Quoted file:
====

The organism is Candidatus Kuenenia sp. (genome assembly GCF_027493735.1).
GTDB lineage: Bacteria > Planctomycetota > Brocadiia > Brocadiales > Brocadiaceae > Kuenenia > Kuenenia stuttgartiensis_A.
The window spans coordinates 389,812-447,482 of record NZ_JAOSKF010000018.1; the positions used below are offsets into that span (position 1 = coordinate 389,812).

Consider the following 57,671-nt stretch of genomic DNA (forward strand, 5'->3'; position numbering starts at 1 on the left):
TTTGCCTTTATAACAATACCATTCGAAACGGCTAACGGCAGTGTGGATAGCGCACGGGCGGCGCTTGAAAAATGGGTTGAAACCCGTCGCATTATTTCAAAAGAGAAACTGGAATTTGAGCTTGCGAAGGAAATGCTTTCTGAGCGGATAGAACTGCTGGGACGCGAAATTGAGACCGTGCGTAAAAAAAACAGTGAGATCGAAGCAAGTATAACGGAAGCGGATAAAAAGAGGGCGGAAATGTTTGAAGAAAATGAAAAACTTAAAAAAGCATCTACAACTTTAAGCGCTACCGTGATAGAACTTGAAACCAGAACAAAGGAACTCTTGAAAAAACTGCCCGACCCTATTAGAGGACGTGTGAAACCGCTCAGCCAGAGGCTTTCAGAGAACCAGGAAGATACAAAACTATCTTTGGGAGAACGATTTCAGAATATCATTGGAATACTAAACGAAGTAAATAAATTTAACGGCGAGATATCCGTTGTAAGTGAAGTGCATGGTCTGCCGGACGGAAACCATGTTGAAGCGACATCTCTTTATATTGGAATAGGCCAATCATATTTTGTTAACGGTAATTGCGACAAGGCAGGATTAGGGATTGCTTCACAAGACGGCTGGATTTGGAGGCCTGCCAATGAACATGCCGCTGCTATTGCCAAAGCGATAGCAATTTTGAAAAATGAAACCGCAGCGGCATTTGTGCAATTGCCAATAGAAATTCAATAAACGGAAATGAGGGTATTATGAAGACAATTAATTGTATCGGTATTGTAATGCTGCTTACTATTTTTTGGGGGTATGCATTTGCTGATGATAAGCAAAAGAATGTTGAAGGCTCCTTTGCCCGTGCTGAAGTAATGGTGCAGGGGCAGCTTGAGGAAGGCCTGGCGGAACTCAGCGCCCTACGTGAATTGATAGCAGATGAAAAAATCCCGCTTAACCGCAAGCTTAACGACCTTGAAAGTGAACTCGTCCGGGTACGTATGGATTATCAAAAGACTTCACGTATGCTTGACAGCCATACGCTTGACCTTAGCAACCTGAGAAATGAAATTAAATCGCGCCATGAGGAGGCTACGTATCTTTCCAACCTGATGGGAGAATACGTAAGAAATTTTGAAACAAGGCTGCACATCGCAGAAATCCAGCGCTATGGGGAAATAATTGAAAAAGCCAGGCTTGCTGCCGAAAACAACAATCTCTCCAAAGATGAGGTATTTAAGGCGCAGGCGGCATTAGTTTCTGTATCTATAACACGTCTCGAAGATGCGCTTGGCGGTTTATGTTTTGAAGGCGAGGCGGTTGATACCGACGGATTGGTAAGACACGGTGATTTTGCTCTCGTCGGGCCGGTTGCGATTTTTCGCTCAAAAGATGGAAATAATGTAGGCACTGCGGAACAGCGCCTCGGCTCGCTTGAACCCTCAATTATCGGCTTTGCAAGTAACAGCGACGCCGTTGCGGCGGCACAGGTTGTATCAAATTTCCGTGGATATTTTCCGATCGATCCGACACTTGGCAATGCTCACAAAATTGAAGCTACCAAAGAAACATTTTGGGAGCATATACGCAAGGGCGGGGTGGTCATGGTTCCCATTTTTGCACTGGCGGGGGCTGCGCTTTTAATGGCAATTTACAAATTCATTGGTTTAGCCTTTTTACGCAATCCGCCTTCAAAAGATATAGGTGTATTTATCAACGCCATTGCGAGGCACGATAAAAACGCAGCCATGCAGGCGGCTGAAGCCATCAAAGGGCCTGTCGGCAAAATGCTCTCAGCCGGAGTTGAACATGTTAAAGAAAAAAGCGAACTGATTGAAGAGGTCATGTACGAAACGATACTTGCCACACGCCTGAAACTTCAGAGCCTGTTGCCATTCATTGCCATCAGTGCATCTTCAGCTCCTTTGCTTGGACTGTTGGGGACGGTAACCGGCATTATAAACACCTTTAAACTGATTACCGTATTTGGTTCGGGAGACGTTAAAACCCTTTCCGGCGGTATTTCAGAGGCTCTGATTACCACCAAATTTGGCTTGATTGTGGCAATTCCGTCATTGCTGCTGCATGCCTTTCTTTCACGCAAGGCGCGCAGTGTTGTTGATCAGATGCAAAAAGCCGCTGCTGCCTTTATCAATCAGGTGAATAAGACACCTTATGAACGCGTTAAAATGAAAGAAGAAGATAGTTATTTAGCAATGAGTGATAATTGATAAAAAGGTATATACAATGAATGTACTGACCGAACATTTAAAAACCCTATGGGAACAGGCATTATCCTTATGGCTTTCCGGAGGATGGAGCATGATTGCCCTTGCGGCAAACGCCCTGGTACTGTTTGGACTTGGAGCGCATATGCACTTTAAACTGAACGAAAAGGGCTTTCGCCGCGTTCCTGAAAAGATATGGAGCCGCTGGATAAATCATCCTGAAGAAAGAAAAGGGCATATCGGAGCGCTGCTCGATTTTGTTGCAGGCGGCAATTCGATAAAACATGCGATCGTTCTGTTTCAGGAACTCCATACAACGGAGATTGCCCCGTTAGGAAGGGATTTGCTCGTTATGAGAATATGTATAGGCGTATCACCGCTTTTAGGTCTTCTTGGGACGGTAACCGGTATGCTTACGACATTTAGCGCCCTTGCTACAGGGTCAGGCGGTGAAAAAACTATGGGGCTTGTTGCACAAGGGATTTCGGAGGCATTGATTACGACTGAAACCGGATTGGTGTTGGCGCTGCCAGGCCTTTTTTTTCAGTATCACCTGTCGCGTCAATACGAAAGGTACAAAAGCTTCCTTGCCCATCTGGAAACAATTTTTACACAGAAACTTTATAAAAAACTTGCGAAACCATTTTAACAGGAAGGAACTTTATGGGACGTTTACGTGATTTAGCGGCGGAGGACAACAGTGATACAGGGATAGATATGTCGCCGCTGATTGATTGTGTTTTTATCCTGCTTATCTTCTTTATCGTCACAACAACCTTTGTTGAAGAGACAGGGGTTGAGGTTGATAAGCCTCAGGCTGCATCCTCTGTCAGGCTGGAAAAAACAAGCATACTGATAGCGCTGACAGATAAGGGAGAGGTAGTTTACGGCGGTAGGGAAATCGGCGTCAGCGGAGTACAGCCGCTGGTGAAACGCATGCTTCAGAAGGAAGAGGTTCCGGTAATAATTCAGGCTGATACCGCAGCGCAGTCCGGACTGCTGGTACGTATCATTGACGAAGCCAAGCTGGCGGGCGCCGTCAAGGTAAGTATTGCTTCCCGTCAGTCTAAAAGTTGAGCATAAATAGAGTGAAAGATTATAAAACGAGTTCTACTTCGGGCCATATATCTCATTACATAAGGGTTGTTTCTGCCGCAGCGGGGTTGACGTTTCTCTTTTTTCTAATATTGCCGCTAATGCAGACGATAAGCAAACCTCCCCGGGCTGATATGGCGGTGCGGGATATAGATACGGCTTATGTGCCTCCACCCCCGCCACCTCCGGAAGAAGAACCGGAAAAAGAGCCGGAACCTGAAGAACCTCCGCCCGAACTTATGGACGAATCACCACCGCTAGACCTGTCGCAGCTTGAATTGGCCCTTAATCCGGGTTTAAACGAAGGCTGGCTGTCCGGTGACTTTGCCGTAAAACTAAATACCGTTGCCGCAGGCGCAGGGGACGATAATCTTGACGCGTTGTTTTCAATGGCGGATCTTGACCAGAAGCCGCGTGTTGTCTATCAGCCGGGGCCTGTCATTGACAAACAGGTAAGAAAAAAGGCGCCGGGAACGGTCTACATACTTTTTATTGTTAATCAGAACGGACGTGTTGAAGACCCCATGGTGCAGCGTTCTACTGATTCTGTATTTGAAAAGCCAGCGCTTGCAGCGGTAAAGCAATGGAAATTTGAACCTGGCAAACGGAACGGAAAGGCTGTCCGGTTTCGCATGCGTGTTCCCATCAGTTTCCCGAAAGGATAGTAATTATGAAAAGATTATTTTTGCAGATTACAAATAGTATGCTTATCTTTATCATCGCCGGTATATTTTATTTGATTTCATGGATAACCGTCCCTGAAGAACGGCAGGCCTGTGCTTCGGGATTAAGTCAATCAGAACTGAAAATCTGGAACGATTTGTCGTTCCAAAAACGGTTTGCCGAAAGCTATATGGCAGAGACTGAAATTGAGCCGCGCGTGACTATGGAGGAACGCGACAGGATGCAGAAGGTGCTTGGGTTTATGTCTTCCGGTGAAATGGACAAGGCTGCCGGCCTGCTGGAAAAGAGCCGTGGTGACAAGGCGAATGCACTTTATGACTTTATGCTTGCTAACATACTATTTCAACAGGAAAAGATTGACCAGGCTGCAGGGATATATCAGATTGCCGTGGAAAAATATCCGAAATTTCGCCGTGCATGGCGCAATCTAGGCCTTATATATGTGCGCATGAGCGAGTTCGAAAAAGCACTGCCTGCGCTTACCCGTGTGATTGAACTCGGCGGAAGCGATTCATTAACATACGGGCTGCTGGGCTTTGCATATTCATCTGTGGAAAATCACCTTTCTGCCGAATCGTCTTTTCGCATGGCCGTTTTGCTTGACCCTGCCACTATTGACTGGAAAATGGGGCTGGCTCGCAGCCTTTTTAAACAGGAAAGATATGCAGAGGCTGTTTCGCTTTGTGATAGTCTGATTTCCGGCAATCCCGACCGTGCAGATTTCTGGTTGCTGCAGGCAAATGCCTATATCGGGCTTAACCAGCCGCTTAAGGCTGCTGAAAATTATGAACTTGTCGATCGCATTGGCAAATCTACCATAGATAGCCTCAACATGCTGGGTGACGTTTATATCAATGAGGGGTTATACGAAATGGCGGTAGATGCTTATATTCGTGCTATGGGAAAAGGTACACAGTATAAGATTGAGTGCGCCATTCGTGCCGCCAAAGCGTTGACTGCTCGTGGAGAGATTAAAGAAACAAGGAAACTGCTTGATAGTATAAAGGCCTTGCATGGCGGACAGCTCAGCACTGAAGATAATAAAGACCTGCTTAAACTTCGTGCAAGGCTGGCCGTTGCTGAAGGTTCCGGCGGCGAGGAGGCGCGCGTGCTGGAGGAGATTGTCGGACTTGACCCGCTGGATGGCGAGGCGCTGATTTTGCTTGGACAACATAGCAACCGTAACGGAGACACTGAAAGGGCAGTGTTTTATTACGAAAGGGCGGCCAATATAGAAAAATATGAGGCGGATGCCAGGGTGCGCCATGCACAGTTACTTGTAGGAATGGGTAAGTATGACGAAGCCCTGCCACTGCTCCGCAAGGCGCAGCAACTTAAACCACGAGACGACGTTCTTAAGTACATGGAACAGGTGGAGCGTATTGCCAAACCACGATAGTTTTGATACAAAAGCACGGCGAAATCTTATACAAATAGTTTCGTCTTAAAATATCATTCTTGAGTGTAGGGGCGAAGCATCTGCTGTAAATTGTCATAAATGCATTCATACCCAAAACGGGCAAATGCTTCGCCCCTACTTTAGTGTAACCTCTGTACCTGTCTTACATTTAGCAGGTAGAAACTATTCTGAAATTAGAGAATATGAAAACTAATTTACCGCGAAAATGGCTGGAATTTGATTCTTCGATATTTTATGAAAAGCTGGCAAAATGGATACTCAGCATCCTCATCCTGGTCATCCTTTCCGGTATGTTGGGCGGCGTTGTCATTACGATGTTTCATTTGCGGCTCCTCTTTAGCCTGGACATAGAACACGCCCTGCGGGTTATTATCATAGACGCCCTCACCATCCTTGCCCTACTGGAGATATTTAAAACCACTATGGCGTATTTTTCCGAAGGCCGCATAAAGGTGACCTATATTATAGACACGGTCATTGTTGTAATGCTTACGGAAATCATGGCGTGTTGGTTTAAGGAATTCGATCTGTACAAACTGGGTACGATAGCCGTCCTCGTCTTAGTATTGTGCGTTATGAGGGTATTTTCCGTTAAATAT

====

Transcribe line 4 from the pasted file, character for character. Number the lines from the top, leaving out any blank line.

Consider the following 57,671-nt stretch of genomic DNA (forward strand, 5'->3'; position numbering starts at 1 on the left):